A MasterCard SpendingPulse survey found that Americans plan to spend 7.1% more this holiday season than they did last year.

Under normal conditions, that might be kind of a feel-good story. It might suggest that people are confident enough financially that they’re opening up their wallets more to celebrate the holidays.

However, this holiday story is not quite that jolly. While people expect to spend 7.1% more this year, inflation over the past year has pushed prices 8.3% higher.

So, that entire 7.1% spending increase is an attempt to keep up with higher prices – and it still isn’t enough. As a result, people will spend more but get less for their money.

That’s an unhappy situation for individuals, and it’s bad for the economy at large. Growth in the Gross Domestic Product is formally measured after adjustment for inflation. When even large spending increases aren’t enough to keep up with inflation, it’s difficult for the economy to sustain inflation-adjusted growth.

That makes inflation affects and the possibility of a recession a continued threat, even with people spending a lot more this holiday season than last.

Keeping up with inflation is hard work

Keeping up with inflation isn’t easy. Some recent employment statistics illustrate how difficult it is.

The Bureau of Labor Statistics’ Employment Situation report for August shows that the Labor Participation rate increased by 0.3% during the month. A deeper dive into the numbers shows that the U.S. labor force increase by 2.45 million workers in the first eight months of this year.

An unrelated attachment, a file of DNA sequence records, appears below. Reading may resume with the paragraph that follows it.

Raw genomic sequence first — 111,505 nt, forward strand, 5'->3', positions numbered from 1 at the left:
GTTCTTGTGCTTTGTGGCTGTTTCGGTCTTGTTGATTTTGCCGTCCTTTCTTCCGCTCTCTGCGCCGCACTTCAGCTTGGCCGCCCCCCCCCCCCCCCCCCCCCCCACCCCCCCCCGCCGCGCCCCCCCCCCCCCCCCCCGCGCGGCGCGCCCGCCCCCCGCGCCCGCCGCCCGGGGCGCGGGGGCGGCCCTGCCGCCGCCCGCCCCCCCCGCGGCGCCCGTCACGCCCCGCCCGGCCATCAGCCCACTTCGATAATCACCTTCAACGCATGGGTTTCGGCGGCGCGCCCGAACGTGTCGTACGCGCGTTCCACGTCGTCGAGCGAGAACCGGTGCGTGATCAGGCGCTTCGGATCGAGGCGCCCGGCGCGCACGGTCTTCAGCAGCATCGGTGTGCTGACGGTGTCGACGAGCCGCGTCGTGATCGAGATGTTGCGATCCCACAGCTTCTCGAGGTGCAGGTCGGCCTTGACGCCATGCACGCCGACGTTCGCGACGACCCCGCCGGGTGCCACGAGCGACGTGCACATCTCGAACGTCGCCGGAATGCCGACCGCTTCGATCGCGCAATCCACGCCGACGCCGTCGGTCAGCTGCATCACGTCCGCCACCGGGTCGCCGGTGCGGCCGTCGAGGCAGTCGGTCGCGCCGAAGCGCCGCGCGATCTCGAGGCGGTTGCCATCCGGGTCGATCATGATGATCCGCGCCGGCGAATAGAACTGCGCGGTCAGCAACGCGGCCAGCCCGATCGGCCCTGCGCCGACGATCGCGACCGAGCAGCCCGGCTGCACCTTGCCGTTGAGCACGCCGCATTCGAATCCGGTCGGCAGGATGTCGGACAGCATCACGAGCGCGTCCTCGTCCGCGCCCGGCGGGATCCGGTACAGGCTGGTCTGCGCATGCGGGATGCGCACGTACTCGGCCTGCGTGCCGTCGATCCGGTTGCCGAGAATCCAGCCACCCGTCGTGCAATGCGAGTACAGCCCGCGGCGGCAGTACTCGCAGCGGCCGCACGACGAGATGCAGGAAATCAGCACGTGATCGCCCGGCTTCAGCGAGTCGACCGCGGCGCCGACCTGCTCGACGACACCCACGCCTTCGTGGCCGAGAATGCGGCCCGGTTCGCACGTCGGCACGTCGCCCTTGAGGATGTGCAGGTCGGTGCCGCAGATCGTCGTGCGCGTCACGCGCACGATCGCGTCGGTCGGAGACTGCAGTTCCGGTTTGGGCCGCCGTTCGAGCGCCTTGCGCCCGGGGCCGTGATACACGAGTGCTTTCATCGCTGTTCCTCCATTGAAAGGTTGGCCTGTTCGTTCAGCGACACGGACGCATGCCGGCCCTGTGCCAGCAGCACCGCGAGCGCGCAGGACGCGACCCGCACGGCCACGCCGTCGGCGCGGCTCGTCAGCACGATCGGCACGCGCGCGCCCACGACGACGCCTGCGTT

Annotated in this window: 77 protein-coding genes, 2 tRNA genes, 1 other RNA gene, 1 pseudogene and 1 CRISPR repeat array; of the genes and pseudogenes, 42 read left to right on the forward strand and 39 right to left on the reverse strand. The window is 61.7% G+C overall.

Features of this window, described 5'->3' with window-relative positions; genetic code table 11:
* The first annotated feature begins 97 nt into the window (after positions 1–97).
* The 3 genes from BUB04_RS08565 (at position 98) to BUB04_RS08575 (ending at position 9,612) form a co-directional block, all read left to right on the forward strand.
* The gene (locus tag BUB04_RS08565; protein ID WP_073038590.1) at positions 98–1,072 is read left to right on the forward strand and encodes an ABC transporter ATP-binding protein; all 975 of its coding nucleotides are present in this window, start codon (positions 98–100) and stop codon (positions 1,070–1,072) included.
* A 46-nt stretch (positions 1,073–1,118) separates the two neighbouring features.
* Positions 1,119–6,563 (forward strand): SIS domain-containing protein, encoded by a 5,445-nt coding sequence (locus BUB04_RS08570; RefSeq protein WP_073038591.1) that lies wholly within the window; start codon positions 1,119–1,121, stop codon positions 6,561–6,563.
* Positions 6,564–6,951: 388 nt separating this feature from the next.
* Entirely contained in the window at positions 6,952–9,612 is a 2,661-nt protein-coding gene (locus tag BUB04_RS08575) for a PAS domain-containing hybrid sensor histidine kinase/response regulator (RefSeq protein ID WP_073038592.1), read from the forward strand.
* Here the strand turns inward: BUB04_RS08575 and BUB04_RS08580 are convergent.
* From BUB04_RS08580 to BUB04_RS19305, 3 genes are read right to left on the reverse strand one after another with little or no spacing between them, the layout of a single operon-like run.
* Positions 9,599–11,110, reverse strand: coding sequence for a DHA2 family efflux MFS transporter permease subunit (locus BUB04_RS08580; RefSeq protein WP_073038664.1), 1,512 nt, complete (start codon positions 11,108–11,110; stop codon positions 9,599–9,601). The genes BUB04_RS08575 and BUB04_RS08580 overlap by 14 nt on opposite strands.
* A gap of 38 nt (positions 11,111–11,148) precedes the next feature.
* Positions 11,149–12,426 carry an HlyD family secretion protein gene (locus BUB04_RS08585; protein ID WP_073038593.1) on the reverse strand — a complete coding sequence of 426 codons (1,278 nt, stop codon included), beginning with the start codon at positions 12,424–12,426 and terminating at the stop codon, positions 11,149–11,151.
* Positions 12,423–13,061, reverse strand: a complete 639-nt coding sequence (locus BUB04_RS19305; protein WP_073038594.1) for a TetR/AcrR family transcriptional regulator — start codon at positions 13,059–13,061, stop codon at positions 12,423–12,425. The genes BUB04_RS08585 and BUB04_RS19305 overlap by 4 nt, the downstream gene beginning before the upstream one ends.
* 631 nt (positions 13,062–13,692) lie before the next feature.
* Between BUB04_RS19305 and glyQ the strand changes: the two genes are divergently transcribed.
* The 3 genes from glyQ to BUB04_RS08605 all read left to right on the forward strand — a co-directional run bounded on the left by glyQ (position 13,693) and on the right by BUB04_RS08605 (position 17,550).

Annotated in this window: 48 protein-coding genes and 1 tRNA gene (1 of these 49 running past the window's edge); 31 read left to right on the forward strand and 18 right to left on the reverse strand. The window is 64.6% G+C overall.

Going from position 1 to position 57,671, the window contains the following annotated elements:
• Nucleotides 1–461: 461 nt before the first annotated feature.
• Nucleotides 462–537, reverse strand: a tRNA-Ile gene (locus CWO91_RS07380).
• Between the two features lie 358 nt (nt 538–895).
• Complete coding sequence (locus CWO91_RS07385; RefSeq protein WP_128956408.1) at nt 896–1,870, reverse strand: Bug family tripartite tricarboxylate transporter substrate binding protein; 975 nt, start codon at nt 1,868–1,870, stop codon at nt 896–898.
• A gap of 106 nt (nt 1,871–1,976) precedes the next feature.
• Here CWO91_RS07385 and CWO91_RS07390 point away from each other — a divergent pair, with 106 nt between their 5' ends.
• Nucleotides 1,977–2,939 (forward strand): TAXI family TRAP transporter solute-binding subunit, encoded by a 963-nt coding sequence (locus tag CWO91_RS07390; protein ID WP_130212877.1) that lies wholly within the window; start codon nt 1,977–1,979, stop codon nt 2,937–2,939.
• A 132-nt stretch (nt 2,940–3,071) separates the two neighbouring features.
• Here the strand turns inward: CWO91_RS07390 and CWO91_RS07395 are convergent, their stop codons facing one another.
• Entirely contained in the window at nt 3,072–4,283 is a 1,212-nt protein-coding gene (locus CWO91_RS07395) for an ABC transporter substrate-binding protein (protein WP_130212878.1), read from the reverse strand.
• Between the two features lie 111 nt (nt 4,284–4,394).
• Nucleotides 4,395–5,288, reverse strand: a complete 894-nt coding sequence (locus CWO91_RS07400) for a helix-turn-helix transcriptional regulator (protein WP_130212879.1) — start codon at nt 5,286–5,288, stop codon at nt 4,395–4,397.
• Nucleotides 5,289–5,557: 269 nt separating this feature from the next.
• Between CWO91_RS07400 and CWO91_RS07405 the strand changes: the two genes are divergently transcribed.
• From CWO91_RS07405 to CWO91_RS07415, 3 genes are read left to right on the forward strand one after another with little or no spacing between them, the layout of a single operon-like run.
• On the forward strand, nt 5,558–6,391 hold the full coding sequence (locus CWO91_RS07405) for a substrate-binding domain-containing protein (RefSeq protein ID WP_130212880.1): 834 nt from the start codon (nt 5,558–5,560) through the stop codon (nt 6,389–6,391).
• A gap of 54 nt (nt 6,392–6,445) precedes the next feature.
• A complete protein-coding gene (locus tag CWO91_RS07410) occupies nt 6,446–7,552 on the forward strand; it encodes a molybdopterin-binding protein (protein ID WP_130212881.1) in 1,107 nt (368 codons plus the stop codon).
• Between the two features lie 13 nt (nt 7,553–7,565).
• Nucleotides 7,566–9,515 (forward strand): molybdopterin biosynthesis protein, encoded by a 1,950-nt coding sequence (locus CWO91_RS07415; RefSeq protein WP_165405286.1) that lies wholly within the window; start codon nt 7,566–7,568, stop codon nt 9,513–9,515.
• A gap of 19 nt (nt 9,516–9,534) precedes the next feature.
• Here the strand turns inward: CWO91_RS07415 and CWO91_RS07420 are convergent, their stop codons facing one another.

That may represent people gaining the confidence to return to work as the pandemic eases. However, the economy largely reopened last year, but the labor force only added 1.62 million workers in all of 2021. It’s exceeded that number by 50% in just the first eight months of this year. The difference may be that inflation is making it necessary for more people to return to the workforce this year.

Earlier this year the size of the labor force regained its pre-pandemic level, and reached an all-time high in August. Because of population growth though, the labor force participation rate is still 1% below what it was before the pandemic. That suggests there is still potential for more people to add to the labor force. People returning to the workforce carries a glimmer of hope for defeating inflation.

A shortage of workers has created wage pressures that contribute to the inflationary spiral. Adding to the labor force and the ranks of full-time workers increases the supply of labor. If that continues, it should ease wage pressures.

For consumers though, beating inflation that way would be a bitter victory. It would mean choking inflation off by slowing wage growth. While this could slow the pace of inflation, it would be no help to families that are already struggling to afford higher prices.

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Disclaimer: This guide to buying a house and getting a mortgage is for informational purposes only and is not intended as a substitute for professional advice.

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Published September 20, 2022 Updated: September 19, 2022